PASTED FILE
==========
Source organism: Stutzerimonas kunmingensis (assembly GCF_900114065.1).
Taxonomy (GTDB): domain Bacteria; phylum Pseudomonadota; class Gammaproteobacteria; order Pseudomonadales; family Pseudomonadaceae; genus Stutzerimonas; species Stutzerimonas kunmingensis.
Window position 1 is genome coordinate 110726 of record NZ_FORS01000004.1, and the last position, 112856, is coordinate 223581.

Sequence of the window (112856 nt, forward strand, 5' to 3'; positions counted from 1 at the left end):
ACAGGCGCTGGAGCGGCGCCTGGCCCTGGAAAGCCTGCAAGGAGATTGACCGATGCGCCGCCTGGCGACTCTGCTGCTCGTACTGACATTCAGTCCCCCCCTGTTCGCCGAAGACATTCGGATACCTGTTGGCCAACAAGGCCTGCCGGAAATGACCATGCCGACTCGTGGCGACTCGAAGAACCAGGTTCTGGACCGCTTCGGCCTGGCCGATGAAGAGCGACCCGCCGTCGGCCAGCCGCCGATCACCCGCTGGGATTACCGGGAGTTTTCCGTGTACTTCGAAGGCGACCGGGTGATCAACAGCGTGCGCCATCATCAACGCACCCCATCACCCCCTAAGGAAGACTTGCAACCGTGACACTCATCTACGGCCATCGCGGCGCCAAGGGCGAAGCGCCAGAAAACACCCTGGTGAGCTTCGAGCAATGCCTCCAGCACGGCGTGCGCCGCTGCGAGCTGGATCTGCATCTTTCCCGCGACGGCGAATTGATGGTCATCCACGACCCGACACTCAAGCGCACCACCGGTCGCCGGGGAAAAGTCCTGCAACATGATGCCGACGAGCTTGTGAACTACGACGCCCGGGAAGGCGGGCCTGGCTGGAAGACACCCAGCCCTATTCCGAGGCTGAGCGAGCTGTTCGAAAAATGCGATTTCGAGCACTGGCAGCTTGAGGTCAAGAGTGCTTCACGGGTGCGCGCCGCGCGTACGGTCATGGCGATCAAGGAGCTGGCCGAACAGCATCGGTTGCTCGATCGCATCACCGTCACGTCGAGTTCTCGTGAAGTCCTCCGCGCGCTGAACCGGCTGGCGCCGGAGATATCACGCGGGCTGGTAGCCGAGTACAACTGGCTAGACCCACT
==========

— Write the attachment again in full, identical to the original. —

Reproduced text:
Source organism: Stutzerimonas kunmingensis (assembly GCF_900114065.1).
Taxonomy (GTDB): domain Bacteria; phylum Pseudomonadota; class Gammaproteobacteria; order Pseudomonadales; family Pseudomonadaceae; genus Stutzerimonas; species Stutzerimonas kunmingensis.
Window position 1 is genome coordinate 110726 of record NZ_FORS01000004.1, and the last position, 112856, is coordinate 223581.

Sequence of the window (112856 nt, forward strand, 5' to 3'; positions counted from 1 at the left end):
ACAGGCGCTGGAGCGGCGCCTGGCCCTGGAAAGCCTGCAAGGAGATTGACCGATGCGCCGCCTGGCGACTCTGCTGCTCGTACTGACATTCAGTCCCCCCCTGTTCGCCGAAGACATTCGGATACCTGTTGGCCAACAAGGCCTGCCGGAAATGACCATGCCGACTCGTGGCGACTCGAAGAACCAGGTTCTGGACCGCTTCGGCCTGGCCGATGAAGAGCGACCCGCCGTCGGCCAGCCGCCGATCACCCGCTGGGATTACCGGGAGTTTTCCGTGTACTTCGAAGGCGACCGGGTGATCAACAGCGTGCGCCATCATCAACGCACCCCATCACCCCCTAAGGAAGACTTGCAACCGTGACACTCATCTACGGCCATCGCGGCGCCAAGGGCGAAGCGCCAGAAAACACCCTGGTGAGCTTCGAGCAATGCCTCCAGCACGGCGTGCGCCGCTGCGAGCTGGATCTGCATCTTTCCCGCGACGGCGAATTGATGGTCATCCACGACCCGACACTCAAGCGCACCACCGGTCGCCGGGGAAAAGTCCTGCAACATGATGCCGACGAGCTTGTGAACTACGACGCCCGGGAAGGCGGGCCTGGCTGGAAGACACCCAGCCCTATTCCGAGGCTGAGCGAGCTGTTCGAAAAATGCGATTTCGAGCACTGGCAGCTTGAGGTCAAGAGTGCTTCACGGGTGCGCGCCGCGCGTACGGTCATGGCGATCAAGGAGCTGGCCGAACAGCATCGGTTGCTCGATCGCATCACCGTCACGTCGAGTTCTCGTGAAGTCCTCCGCGCGCTGAACCGGCTGGCGCCGGAGATATCACGCGGGCTGGTAGCCGAGTACAACTGGCTAGACCCACT